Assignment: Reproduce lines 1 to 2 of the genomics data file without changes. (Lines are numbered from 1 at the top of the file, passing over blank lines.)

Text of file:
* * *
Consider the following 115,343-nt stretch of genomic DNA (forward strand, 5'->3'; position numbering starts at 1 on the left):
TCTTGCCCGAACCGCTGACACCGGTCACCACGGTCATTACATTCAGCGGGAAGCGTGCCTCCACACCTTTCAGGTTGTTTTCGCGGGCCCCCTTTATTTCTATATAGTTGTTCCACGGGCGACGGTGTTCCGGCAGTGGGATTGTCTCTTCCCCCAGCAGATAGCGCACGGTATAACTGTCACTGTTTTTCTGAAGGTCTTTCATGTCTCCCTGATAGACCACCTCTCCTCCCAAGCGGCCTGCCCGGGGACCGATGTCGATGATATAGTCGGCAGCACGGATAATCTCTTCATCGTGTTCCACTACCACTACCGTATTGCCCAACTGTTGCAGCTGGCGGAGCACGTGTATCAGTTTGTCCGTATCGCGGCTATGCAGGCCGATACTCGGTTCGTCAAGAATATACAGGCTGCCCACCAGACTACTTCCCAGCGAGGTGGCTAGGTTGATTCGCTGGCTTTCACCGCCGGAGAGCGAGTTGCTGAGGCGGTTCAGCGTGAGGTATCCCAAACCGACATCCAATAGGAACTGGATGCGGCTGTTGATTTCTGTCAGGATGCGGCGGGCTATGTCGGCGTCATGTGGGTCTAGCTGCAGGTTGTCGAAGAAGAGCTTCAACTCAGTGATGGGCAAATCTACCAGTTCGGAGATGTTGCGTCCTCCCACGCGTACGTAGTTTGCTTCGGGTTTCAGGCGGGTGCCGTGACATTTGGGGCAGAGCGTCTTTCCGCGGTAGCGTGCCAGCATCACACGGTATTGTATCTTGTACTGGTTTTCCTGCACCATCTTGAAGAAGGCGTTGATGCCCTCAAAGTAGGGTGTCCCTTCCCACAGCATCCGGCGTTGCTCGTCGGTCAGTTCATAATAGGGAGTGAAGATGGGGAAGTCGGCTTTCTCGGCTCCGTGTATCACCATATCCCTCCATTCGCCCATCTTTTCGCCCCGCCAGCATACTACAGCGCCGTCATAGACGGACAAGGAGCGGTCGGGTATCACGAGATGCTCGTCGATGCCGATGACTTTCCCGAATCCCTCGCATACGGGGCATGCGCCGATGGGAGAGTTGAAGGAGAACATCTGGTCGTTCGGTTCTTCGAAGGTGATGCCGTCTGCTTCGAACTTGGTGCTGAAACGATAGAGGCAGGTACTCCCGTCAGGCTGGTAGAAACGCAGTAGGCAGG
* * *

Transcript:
Consider the following 115,343-nt stretch of genomic DNA (forward strand, 5'->3'; position numbering starts at 1 on the left):
TCTTGCCCGAACCGCTGACACCGGTCACCACGGTCATTACATTCAGCGGGAAGCGTGCCTCCACACCTTTCAGGTTGTTTTCGCGGGCCCCCTTTATTTCTATATAGTTGTTCCACGGGCGACGGTGTTCCGGCAGTGGGATTGTCTCTTCCCCCAGCAGATAGCGCACGGTATAACTGTCACTGTTTTTCTGAAGGTCTTTCATGTCTCCCTGATAGACCACCTCTCCTCCCAAGCGGCCTGCCCGGGGACCGATGTCGATGATATAGTCGGCAGCACGGATAATCTCTTCATCGTGTTCCACTACCACTACCGTATTGCCCAACTGTTGCAGCTGGCGGAGCACGTGTATCAGTTTGTCCGTATCGCGGCTATGCAGGCCGATACTCGGTTCGTCAAGAATATACAGGCTGCCCACCAGACTACTTCCCAGCGAGGTGGCTAGGTTGATTCGCTGGCTTTCACCGCCGGAGAGCGAGTTGCTGAGGCGGTTCAGCGTGAGGTATCCCAAACCGACATCCAATAGGAACTGGATGCGGCTGTTGATTTCTGTCAGGATGCGGCGGGCTATGTCGGCGTCATGTGGGTCTAGCTGCAGGTTGTCGAAGAAGAGCTTCAACTCAGTGATGGGCAAATCTACCAGTTCGGAGATGTTGCGTCCTCCCACGCGTACGTAGTTTGCTTCGGGTTTCAGGCGGGTGCCGTGACATTTGGGGCAGAGCGTCTTTCCGCGGTAGCGTGCCAGCATCACACGGTATTGTATCTTGTACTGGTTTTCCTGCACCATCTTGAAGAAGGCGTTGATGCCCTCAAAGTAGGGTGTCCCTTCCCACAGCATCCGGCGTTGCTCGTCGGTCAGTTCATAATAGGGAGTGAAGATGGGGAAGTCGGCTTTCTCGGCTCCGTGTATCACCATATCCCTCCATTCGCCCATCTTTTCGCCCCGCCAGCATACTACAGCGCCGTCATAGACGGACAAGGAGCGGTCGGGTATCACGAGATGCTCGTCGATGCCGATGACTTTCCCGAATCCCTCGCATACGGGGCATGCGCCGATGGGAGAGTTGAAGGAGAACATCTGGTCGTTCGGTTCTTCGAAGGTGATGCCGTCTGCTTCGAACTTGGTGCTGAAACGATAGAGGCAGGTACTCCCGTCAGGCTGGTAGAAACGCAGTAGGCAGG